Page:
Visiting Faculty - Fall 2018
Lorena Andueza, PhD (Ohio State University)
Associate Professor of Spanish
University of Evansville
P. Lorena Andueza has a PhD and a MA degree in Hispanic Linguistics from The Ohio State University. She also earned a bachelor’s degree in Hispanic philology in University of Deusto (Spain) and a master’s degree from the University of Antonio Nebrija (Spain) in teaching Spanish as a second language. Her research centers on Hispanic Pragmatics, Semantics, and Syntax. She teaches Spanish and Hispanic Linguistics courses in the foreign languages department, and courses in Language Acquisition and Methodology in the department of education.
Corinne Castro, PhD (Temple University)
Assistant Professor of Sociology
Texas Lutheran University
Dr. Corinne Castro was born and raised in Los Angeles, California. She received her BA in Sociology at the University of California Berkeley in 2003 and relocated to Philadelphia, Pennsylvania to pursue graduate studies. Dr. Castro received both her MA and PhD in Sociology from Temple University. Her research and teaching areas focus on social inequalities based on the intersections of race, ethnicity, gender, and sexuality. Her research has been primarily on the experiences of women of color university faculty and the modern dilemmas of diversifying institutions.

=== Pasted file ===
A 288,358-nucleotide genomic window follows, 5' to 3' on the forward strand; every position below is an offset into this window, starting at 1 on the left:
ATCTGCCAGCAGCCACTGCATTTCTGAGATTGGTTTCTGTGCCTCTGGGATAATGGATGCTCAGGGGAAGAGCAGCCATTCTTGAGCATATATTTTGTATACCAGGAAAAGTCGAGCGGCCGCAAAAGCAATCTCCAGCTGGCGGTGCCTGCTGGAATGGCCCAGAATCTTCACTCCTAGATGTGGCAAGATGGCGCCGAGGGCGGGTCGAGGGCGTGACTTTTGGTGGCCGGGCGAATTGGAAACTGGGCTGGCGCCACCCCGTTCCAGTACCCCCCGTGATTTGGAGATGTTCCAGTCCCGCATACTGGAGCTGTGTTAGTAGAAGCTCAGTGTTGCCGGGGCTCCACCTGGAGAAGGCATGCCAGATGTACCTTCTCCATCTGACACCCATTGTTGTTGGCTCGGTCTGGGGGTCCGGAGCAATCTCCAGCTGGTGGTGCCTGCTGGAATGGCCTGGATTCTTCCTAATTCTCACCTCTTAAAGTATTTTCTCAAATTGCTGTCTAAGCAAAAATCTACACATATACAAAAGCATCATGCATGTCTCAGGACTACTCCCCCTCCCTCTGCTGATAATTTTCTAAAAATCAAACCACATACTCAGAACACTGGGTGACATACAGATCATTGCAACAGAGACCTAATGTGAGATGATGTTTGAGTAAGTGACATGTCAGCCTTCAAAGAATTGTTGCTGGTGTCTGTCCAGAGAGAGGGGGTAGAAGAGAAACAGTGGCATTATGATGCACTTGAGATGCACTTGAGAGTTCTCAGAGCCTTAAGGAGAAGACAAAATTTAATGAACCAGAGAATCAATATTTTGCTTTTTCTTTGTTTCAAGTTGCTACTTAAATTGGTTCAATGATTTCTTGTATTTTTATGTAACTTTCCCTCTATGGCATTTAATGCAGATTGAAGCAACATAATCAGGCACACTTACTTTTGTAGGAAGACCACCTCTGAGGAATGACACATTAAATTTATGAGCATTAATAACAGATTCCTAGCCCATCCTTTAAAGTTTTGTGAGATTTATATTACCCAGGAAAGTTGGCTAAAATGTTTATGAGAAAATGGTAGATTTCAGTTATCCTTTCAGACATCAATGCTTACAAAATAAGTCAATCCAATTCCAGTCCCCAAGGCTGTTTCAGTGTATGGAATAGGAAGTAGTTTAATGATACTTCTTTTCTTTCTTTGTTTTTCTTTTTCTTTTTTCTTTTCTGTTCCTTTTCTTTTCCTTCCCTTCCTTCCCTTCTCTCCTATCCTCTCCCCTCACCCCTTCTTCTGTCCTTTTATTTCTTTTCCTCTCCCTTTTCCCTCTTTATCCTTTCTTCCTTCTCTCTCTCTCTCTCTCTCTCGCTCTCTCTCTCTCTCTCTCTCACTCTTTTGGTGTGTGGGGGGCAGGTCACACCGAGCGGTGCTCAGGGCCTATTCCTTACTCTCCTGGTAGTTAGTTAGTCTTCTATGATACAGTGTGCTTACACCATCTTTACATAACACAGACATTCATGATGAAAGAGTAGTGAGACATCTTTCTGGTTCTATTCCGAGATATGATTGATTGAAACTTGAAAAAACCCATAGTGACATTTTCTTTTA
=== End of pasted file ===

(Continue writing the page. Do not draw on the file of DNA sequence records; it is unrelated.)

She joined the Texas Lutheran University faculty in Seguin, Texas in 2013 as an Assistant Professor of Sociology. Since arrival, Dr. Castro has been involved in campus discussions on social justice, diversity, and inclusion through the Center for Teaching and Learning (CTL), through student groups, as well as through the Sociology curriculum that centers on social inequalities.
Dr. Castro has been the faculty advisor for the Black Student Union since 2014, and has worked closely with students on programming and event planning. In the spring of 2017, she received a "Faculty of the Year" award from the Student Government Association and in the fall 2017, she was awarded the inaugural Harold Bier Teaching Award.